Dr. Ruth MacDonald,  Professor and Chair of the Department of Food Science and Human Nutrition, Iowa State University (webpage):

Expertise: factors in foods that reduce in the incidence or progression of cancer; consumer knowledge of food and nutrition relative to technology.

“All foods, derived from plants, microorganisms or animals, contain DNA and the proteins encoded by them. The DNA or proteins presented to our digestive tracts from foods are broken down by the same enzymes – regardless of how they entered the food. The human digestive tract cannot distinguish GMO-derived DNA or proteins from any other DNA or protein. A GMO-free food contains DNA and proteins and these are handled by the body the same way as the DNA and protein in a GMO food.

“The only way to trace transgenes through the food system is to monitor the source of all ingredients used in the processing system. This requires separation of crops as they are harvested from the fields, through the transportation system, to the ingredient processing facility to the food/feed manufacturer. While this can be done, the cost is substantial because each step requires monitoring, testing, validation and record keeping. Given that there is zero risk to human health from consuming GMO-derived foods, what ethical basis can there be for raising the cost of food unnecessarily?

“When grains are processed to generate the wide range of food ingredients derived from them, most of these products have no trace of DNA or protein that would allow tracking of a transgene in the final product. For example, corn oil derived from GMO corn is chemically identical to corn oil derived from organic corn. Therefore, there is no scientific or health basis to value a non-GMO ingredient over one derived using biotechnology – they are identical. Animals, like humans, breakdown and digest GMO-derived DNA the same way they do any other source of DNA. There is no DNA found in milk, meat or eggs that comes from the grain consumed by the animals.”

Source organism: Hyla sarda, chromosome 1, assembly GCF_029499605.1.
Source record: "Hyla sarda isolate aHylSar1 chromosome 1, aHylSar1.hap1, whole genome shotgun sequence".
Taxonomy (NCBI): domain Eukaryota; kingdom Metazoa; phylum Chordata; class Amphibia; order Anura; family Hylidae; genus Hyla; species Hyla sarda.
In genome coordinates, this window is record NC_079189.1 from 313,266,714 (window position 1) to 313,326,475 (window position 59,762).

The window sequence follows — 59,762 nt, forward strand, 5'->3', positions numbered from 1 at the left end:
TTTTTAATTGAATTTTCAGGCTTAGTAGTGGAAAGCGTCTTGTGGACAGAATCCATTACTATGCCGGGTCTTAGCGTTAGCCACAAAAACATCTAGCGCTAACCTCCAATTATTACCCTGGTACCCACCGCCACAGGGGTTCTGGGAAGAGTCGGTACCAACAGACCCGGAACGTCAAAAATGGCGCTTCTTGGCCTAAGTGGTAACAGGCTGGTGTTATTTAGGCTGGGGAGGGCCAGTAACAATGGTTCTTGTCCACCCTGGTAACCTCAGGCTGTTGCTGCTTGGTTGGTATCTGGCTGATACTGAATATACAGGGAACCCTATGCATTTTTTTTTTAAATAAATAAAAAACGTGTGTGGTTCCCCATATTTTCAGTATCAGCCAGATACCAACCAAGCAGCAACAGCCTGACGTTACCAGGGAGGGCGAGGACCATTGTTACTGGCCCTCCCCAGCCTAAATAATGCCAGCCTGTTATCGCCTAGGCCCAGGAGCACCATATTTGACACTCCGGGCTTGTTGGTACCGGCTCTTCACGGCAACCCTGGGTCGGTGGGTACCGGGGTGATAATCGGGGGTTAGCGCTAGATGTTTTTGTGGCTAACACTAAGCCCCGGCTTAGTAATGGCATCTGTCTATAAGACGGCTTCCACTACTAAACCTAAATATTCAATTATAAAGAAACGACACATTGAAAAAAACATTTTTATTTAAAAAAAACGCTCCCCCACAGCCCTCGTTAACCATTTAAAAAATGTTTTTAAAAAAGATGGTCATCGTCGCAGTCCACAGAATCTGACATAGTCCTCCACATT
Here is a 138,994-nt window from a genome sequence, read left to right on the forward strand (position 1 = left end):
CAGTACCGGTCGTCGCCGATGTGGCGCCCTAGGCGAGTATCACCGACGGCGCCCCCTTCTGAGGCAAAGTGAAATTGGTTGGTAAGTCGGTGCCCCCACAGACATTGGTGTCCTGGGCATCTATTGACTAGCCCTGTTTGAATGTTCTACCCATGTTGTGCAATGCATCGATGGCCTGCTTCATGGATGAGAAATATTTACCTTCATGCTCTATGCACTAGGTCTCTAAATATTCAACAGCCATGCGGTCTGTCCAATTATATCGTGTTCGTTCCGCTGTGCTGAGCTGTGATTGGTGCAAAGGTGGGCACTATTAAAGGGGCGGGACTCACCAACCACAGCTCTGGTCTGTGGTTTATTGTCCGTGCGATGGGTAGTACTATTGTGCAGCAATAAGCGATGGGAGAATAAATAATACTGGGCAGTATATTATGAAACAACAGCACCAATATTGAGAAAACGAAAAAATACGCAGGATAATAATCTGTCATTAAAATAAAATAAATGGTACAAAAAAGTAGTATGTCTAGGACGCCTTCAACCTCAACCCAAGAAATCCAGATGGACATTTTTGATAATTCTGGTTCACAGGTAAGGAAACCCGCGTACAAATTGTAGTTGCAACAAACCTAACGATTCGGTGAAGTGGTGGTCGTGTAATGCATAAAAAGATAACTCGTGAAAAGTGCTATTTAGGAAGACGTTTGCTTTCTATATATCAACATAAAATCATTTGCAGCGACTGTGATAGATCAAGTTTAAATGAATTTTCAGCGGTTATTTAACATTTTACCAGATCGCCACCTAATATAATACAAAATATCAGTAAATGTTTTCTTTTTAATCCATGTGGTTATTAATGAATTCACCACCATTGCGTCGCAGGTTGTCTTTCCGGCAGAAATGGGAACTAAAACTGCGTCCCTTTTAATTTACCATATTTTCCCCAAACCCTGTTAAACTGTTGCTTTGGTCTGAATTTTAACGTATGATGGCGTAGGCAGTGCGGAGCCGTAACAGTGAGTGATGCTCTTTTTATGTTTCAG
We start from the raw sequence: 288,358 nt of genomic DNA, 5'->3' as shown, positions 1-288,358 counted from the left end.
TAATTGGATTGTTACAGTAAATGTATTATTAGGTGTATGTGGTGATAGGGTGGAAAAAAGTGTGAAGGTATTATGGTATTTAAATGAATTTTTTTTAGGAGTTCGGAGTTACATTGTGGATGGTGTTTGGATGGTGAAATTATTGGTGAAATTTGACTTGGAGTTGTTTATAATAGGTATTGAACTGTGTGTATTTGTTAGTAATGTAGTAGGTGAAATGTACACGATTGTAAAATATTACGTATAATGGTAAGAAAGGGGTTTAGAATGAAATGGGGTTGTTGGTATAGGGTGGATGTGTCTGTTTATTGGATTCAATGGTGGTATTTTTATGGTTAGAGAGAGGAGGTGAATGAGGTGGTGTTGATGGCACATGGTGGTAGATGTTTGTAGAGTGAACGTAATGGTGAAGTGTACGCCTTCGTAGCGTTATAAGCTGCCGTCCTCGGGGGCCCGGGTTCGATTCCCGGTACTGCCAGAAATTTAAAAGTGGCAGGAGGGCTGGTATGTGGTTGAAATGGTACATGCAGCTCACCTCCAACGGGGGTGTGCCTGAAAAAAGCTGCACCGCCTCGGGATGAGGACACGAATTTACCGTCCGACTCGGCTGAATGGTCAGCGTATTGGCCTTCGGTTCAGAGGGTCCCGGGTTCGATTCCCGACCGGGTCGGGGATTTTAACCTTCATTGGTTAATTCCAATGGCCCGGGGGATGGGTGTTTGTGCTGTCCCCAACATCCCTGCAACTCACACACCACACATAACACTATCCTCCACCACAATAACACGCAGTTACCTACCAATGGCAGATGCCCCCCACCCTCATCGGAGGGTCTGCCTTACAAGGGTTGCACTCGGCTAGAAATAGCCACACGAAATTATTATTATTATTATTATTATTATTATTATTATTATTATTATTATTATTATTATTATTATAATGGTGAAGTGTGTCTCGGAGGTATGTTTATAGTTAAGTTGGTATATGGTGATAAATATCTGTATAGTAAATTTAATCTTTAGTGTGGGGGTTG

Dr. Bruce M. Chassy, Professor Emeritus in the Department of Food Science and Human Nutrition, University of Illinois at Urbana-Champaign (webpage):

Expertise: Molecular biology and biotechnology of lactic acid bacteria used in food and dairy applications; development of recombinant DNA techniques and HOST-VECTOR systems for the genetic manipulation of food microorganisms.

“As surprising as it may seem given all the media attention, there actually isn’t a legal definition of what is a GMO in the US. There are at least two fundamental reasons for this. The first is that no law has been passed that defines what exactly a GMO is. The second is that virtually all the crops and animals we eat, and the microbes we use to make food ingredients and enzymes, cannot be found as such in nature but have been extensively genetically modified, whether by conventional breeding or in the lab.